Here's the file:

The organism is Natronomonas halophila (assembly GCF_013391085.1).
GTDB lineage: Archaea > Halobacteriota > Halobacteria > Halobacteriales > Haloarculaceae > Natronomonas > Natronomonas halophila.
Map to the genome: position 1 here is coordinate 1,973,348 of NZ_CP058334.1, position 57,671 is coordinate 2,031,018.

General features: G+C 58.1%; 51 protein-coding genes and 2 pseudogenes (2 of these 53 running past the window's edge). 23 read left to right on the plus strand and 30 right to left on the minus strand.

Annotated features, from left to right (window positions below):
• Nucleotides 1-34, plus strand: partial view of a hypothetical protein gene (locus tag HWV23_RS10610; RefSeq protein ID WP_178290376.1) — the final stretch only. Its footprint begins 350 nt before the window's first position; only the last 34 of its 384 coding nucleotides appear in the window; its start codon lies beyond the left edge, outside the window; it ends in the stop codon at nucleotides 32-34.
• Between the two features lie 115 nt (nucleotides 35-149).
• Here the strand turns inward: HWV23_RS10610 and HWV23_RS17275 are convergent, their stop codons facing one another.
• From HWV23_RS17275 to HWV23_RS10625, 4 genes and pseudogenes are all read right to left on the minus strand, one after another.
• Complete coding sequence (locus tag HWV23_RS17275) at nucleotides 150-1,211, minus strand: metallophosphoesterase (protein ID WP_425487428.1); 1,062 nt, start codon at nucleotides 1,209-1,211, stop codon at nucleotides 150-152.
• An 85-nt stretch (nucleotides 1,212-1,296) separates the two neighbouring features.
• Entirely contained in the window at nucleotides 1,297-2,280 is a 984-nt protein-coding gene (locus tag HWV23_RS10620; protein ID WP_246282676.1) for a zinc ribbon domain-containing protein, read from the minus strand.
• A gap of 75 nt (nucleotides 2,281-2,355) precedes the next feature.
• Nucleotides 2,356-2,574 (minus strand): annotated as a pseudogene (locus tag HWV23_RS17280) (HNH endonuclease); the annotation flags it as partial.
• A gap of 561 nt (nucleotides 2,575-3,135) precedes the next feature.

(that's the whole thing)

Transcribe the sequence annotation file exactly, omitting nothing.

The organism is Natronomonas halophila (assembly GCF_013391085.1).
GTDB lineage: Archaea > Halobacteriota > Halobacteria > Halobacteriales > Haloarculaceae > Natronomonas > Natronomonas halophila.
Map to the genome: position 1 here is coordinate 1,973,348 of NZ_CP058334.1, position 57,671 is coordinate 2,031,018.

General features: G+C 58.1%; 51 protein-coding genes and 2 pseudogenes (2 of these 53 running past the window's edge). 23 read left to right on the plus strand and 30 right to left on the minus strand.

Annotated features, from left to right (window positions below):
• Nucleotides 1-34, plus strand: partial view of a hypothetical protein gene (locus tag HWV23_RS10610; RefSeq protein ID WP_178290376.1) — the final stretch only. Its footprint begins 350 nt before the window's first position; only the last 34 of its 384 coding nucleotides appear in the window; its start codon lies beyond the left edge, outside the window; it ends in the stop codon at nucleotides 32-34.
• Between the two features lie 115 nt (nucleotides 35-149).
• Here the strand turns inward: HWV23_RS10610 and HWV23_RS17275 are convergent, their stop codons facing one another.
• From HWV23_RS17275 to HWV23_RS10625, 4 genes and pseudogenes are all read right to left on the minus strand, one after another.
• Complete coding sequence (locus tag HWV23_RS17275) at nucleotides 150-1,211, minus strand: metallophosphoesterase (protein ID WP_425487428.1); 1,062 nt, start codon at nucleotides 1,209-1,211, stop codon at nucleotides 150-152.
• An 85-nt stretch (nucleotides 1,212-1,296) separates the two neighbouring features.
• Entirely contained in the window at nucleotides 1,297-2,280 is a 984-nt protein-coding gene (locus tag HWV23_RS10620; protein ID WP_246282676.1) for a zinc ribbon domain-containing protein, read from the minus strand.
• A gap of 75 nt (nucleotides 2,281-2,355) precedes the next feature.
• Nucleotides 2,356-2,574 (minus strand): annotated as a pseudogene (locus tag HWV23_RS17280) (HNH endonuclease); the annotation flags it as partial.
• A gap of 561 nt (nucleotides 2,575-3,135) precedes the next feature.